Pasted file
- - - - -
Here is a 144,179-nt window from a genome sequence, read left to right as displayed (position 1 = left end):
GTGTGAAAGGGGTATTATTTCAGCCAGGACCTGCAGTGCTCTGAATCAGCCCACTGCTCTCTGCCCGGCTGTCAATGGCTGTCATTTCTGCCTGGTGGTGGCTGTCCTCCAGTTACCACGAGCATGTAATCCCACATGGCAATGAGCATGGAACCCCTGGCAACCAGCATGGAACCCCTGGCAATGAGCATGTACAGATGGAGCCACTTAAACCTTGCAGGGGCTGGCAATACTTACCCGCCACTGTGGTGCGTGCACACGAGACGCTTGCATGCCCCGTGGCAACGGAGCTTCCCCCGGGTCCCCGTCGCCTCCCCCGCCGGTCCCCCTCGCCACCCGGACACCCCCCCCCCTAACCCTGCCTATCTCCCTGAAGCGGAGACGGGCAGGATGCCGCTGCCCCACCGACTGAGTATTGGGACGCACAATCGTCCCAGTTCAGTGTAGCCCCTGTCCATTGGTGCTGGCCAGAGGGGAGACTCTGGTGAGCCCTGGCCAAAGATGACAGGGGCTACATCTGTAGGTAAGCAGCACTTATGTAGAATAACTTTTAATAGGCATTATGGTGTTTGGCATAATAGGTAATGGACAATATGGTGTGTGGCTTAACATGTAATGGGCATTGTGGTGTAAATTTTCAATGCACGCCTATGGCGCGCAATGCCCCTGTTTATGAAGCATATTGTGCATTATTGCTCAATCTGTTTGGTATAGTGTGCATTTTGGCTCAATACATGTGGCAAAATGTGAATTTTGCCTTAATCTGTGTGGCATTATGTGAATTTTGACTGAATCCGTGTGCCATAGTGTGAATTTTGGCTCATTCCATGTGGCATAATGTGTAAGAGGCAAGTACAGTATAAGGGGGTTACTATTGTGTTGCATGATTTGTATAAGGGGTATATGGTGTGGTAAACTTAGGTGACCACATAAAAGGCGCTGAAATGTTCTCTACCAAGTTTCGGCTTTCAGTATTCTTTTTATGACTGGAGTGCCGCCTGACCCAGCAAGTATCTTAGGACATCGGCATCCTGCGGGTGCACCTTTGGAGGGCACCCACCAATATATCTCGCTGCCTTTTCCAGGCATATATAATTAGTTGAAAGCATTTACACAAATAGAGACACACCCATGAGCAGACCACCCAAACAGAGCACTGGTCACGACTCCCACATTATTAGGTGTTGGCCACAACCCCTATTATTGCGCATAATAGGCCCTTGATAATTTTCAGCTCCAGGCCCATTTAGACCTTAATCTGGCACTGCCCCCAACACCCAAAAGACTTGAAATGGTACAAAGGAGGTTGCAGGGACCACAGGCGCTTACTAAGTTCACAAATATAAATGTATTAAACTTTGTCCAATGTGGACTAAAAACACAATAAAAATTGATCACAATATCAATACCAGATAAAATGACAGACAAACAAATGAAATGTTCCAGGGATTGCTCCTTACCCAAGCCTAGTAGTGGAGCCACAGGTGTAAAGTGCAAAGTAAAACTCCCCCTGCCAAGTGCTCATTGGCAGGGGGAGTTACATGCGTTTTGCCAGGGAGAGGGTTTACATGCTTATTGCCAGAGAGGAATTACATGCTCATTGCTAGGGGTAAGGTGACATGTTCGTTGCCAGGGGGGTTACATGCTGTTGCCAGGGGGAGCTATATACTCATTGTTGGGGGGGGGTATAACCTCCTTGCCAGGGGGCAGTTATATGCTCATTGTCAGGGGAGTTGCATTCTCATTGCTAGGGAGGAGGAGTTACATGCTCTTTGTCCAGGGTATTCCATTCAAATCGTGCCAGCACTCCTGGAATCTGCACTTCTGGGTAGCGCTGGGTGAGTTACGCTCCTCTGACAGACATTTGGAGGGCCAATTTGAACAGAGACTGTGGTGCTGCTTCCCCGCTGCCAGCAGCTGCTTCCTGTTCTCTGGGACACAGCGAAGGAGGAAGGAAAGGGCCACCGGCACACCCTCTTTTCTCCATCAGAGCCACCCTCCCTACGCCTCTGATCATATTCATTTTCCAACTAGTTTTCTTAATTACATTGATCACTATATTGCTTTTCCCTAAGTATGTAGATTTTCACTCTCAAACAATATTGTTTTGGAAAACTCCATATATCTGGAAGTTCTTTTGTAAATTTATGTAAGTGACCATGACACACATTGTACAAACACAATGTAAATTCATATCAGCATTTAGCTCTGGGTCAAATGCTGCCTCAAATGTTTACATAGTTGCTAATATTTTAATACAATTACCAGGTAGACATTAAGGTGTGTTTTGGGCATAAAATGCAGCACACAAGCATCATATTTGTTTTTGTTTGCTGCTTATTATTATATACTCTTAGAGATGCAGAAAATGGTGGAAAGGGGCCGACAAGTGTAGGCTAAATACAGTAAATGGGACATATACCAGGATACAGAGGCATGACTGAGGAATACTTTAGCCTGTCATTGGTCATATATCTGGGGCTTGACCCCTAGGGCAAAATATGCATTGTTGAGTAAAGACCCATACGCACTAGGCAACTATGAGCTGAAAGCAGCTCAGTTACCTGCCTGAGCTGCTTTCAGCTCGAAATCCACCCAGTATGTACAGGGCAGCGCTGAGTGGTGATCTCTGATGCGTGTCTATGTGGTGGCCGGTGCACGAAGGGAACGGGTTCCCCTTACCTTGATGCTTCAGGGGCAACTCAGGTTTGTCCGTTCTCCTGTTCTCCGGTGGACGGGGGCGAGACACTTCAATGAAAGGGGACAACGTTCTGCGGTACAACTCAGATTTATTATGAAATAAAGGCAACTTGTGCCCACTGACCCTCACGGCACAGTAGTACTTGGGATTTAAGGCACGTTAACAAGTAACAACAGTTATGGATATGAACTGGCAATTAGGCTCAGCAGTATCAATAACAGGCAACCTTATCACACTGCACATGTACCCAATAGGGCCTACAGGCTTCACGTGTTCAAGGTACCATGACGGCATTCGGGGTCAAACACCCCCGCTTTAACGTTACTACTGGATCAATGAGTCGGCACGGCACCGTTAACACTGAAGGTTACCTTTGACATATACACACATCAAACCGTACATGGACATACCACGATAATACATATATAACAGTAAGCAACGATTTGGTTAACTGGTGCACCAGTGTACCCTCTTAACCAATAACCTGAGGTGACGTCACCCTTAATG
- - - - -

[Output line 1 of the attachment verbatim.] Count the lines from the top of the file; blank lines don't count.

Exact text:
Here is a 144,179-nt window from a genome sequence, read left to right as displayed (position 1 = left end):